Wayland Window Management Proposal

Mike Paquette paquette.mj at gmail.com
Fri May 13 10:59:33 PDT 2011

I hope you guys don't mind my chiming in here.

The way I handled a window resize was to grow or shrink the window buffer and onscreen region  as requested by the client, mark it as invalid, and hold off on compositing it until the app indicated the buffer was valid, or had good content again.  A timer in the server acted as a backup for this, to allow display update treating the window as containing only the background or autofill color for compositing purposes, so things like running an app under the debugger wouldn't render the display unusable.  The compositor treated an 'invalid' buffer as being a 1x1 pixel buffer holding the background/autofill color, scaled up to the onscreen window size.  

The window resize request could specify that content was to be preserved relative to the window origin with new content areas autofilled with the background color, or the buffer would just be filled with the autofill color, or that the buffer would be left as-is because the app would completely repaint the content (as-is could look pretty bad if not repainted, what with the wrong rowbyte values and all...).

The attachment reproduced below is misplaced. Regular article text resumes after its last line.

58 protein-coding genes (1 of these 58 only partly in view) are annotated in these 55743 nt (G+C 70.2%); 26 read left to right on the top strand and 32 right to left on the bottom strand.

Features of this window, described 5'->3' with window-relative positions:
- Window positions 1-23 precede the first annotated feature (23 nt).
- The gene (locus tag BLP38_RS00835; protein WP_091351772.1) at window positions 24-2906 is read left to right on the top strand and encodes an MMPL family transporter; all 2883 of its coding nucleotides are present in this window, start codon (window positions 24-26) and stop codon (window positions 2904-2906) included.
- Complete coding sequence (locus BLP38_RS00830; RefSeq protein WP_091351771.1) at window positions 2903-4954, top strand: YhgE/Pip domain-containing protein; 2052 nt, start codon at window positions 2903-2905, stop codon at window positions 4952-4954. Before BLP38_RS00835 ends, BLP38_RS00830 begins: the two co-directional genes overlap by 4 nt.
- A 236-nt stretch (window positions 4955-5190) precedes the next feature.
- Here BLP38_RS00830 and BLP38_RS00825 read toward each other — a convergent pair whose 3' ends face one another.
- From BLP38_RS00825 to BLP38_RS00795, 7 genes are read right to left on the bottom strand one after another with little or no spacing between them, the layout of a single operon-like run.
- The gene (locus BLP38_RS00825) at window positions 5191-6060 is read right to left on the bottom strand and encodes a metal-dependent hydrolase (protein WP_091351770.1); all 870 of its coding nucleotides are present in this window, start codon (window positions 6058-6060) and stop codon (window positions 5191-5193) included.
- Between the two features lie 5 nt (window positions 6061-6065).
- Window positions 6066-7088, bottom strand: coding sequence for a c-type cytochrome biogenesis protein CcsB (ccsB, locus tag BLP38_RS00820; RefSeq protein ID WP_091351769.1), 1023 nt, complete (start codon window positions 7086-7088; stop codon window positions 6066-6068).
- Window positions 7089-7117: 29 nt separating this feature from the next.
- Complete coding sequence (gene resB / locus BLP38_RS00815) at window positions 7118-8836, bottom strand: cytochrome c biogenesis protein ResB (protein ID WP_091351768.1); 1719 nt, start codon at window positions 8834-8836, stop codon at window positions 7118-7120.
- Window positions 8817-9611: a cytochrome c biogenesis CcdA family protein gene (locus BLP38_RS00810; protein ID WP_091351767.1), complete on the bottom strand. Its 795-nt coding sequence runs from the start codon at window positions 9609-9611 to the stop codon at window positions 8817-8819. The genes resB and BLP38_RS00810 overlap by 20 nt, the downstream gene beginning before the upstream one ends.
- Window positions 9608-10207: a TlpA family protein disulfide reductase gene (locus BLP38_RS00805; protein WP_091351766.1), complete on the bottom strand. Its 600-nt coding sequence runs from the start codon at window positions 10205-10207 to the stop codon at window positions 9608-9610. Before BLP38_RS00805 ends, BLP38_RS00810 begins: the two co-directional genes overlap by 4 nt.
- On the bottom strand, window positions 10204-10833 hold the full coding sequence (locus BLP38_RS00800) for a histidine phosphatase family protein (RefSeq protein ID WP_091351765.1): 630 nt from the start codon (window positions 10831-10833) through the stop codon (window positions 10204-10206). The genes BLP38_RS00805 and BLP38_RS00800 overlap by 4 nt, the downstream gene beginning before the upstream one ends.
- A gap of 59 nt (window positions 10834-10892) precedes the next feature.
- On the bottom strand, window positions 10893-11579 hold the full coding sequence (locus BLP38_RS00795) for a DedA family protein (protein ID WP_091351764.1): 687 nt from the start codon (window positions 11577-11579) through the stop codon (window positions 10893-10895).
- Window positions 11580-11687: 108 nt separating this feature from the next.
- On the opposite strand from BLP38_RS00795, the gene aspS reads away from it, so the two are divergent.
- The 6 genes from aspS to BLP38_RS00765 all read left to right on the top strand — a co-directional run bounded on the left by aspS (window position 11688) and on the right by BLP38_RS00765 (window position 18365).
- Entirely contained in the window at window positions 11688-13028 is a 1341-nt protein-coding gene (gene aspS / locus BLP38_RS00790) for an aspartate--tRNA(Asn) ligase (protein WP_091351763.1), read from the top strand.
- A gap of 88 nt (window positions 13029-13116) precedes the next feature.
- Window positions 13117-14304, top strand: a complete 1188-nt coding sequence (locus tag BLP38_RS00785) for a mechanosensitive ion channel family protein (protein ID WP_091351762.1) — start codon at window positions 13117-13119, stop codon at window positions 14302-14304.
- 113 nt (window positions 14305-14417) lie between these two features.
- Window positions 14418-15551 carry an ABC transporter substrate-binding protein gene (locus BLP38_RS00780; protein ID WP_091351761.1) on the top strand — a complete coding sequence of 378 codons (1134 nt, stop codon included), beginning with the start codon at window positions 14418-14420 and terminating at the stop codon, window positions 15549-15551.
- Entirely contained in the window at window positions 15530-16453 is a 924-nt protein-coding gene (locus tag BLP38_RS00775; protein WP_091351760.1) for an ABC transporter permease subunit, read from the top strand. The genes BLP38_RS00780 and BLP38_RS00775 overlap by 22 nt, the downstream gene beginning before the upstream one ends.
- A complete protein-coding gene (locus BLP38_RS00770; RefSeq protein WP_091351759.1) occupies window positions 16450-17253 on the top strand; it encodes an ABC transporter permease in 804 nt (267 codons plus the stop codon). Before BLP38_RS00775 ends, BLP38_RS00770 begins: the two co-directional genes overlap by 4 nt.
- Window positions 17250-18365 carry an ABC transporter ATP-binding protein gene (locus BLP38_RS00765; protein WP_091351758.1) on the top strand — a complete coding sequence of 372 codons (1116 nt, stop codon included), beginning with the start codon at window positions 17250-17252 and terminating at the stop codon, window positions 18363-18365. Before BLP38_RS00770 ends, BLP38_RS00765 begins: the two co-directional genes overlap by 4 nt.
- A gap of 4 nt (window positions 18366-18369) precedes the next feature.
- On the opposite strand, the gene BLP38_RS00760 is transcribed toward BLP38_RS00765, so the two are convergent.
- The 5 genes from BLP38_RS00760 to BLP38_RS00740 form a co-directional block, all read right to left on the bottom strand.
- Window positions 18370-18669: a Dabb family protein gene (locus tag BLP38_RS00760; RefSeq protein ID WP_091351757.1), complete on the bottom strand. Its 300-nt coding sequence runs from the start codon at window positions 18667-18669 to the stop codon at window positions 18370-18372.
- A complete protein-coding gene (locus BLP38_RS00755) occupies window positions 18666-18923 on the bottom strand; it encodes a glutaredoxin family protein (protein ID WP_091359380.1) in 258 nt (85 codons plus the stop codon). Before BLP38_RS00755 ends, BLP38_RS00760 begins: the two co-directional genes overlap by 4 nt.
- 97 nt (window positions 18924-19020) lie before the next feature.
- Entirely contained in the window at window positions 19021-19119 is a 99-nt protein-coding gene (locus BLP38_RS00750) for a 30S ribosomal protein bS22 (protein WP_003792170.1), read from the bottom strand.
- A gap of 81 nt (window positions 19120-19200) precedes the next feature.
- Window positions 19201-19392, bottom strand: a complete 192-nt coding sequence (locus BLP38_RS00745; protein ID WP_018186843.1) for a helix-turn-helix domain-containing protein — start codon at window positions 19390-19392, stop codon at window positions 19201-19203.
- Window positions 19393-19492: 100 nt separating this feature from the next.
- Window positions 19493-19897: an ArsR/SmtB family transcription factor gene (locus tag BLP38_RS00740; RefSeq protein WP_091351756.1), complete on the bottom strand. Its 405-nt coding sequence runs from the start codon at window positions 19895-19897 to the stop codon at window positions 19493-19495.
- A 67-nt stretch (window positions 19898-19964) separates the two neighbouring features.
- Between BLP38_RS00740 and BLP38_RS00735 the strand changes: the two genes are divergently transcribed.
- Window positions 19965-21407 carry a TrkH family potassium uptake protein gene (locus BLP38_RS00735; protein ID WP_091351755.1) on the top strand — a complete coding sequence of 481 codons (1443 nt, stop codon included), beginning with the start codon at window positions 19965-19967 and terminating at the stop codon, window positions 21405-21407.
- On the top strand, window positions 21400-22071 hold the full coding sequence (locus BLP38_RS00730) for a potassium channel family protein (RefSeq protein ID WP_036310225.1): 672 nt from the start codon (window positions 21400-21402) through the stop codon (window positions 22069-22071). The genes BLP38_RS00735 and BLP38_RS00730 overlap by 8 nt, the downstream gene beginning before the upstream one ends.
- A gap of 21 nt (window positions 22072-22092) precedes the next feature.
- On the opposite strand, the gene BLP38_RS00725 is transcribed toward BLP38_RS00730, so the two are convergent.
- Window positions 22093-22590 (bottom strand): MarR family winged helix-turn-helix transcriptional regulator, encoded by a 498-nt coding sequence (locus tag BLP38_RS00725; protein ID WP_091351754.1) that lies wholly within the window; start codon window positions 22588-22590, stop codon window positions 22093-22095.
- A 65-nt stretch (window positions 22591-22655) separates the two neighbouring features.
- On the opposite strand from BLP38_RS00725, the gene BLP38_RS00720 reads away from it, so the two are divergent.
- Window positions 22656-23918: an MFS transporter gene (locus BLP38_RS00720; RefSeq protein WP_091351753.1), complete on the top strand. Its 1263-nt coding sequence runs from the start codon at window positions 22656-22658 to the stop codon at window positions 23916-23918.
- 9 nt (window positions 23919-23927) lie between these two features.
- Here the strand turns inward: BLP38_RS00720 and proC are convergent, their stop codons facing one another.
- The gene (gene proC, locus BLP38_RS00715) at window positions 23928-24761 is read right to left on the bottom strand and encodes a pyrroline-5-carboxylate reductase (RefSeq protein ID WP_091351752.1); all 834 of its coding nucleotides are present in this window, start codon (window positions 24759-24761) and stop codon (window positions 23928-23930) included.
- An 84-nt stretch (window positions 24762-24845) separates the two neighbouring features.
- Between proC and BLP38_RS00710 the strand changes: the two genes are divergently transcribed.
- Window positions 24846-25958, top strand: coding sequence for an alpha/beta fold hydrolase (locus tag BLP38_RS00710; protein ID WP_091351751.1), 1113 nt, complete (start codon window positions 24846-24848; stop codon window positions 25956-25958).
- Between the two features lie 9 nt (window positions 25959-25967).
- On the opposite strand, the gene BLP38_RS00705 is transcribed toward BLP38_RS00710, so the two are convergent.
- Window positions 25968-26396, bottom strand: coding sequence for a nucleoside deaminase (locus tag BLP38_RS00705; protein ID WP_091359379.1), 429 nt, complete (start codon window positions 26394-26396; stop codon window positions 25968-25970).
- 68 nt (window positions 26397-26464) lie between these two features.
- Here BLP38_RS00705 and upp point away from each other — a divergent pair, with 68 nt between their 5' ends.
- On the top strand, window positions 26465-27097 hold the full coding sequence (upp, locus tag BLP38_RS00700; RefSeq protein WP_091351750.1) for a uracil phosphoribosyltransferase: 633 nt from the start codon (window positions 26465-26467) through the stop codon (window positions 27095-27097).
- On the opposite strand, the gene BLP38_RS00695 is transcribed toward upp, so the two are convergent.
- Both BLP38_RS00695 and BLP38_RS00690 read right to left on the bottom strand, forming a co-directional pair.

It did take a bit of work to convince a few app developers that when they resized a window, they should immediately fix up the content without wandering off to query the odd remote database, but the majority of apps appeared to be ready to redraw content promptly on doing a resize.  

  Mike Paquette

On May 13, 2011, at 10:37 AM, Bill Spitzak wrote:

> Michal Suchanek wrote:
>>> Yes: it handles all resizing uniformly badly.  It's pretty horrible.
>> So you can see the background color of clients that are slow to
>> repaint. Oh, how painful.
> Yes, that is UNACCEPTABLE! Get it through your head that the intention of Wayland is so that Linux stops looking like crap compared to other systems. NEVER NEVER NEVER should a "partially updated window" appear. If it does, Wayland is junk. This means your idea violates one of the basic design principles of Wayland and cannot be done.
> You also have to face it that programs lock up and don't respond to all kinds of actions and it is silly to try to address just resize. If the window is not going to draw I would prefer it not to resize so I don't lose the old contents.
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